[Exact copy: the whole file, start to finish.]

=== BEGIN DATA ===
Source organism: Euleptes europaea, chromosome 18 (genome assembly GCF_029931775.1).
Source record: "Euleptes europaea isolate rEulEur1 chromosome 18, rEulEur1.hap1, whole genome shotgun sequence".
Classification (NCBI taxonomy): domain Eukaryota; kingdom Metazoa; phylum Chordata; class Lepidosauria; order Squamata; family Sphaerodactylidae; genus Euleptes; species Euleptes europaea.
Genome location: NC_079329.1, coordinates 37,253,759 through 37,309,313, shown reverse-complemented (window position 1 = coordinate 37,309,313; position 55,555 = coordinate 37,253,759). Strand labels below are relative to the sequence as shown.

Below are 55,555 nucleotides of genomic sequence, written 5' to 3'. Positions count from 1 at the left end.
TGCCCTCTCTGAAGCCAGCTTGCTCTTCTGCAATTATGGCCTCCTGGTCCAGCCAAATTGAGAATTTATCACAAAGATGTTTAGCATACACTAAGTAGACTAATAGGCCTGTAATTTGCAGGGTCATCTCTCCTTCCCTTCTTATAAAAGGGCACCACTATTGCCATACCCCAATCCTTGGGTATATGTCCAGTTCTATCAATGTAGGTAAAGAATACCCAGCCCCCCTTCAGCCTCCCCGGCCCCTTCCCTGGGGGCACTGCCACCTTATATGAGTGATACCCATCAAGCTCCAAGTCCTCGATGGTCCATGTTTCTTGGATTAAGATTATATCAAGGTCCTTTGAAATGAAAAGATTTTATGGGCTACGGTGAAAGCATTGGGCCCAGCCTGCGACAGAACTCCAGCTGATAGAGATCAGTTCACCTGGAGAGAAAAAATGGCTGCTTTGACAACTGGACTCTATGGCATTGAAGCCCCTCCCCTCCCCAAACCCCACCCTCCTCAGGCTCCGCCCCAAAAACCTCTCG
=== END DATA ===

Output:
Source organism: Euleptes europaea, chromosome 18 (genome assembly GCF_029931775.1).
Source record: "Euleptes europaea isolate rEulEur1 chromosome 18, rEulEur1.hap1, whole genome shotgun sequence".
Classification (NCBI taxonomy): domain Eukaryota; kingdom Metazoa; phylum Chordata; class Lepidosauria; order Squamata; family Sphaerodactylidae; genus Euleptes; species Euleptes europaea.
Genome location: NC_079329.1, coordinates 37,253,759 through 37,309,313, shown reverse-complemented (window position 1 = coordinate 37,309,313; position 55,555 = coordinate 37,253,759). Strand labels below are relative to the sequence as shown.

Below are 55,555 nucleotides of genomic sequence, written 5' to 3'. Positions count from 1 at the left end.
TGCCCTCTCTGAAGCCAGCTTGCTCTTCTGCAATTATGGCCTCCTGGTCCAGCCAAATTGAGAATTTATCACAAAGATGTTTAGCATACACTAAGTAGACTAATAGGCCTGTAATTTGCAGGGTCATCTCTCCTTCCCTTCTTATAAAAGGGCACCACTATTGCCATACCCCAATCCTTGGGTATATGTCCAGTTCTATCAATGTAGGTAAAGAATACCCAGCCCCCCTTCAGCCTCCCCGGCCCCTTCCCTGGGGGCACTGCCACCTTATATGAGTGATACCCATCAAGCTCCAAGTCCTCGATGGTCCATGTTTCTTGGATTAAGATTATATCAAGGTCCTTTGAAATGAAAAGATTTTATGGGCTACGGTGAAAGCATTGGGCCCAGCCTGCGACAGAACTCCAGCTGATAGAGATCAGTTCACCTGGAGAGAAAAAATGGCTGCTTTGACAACTGGACTCTATGGCATTGAAGCCCCTCCCCTCCCCAAACCCCACCCTCCTCAGGCTCCGCCCCAAAAACCTCTCG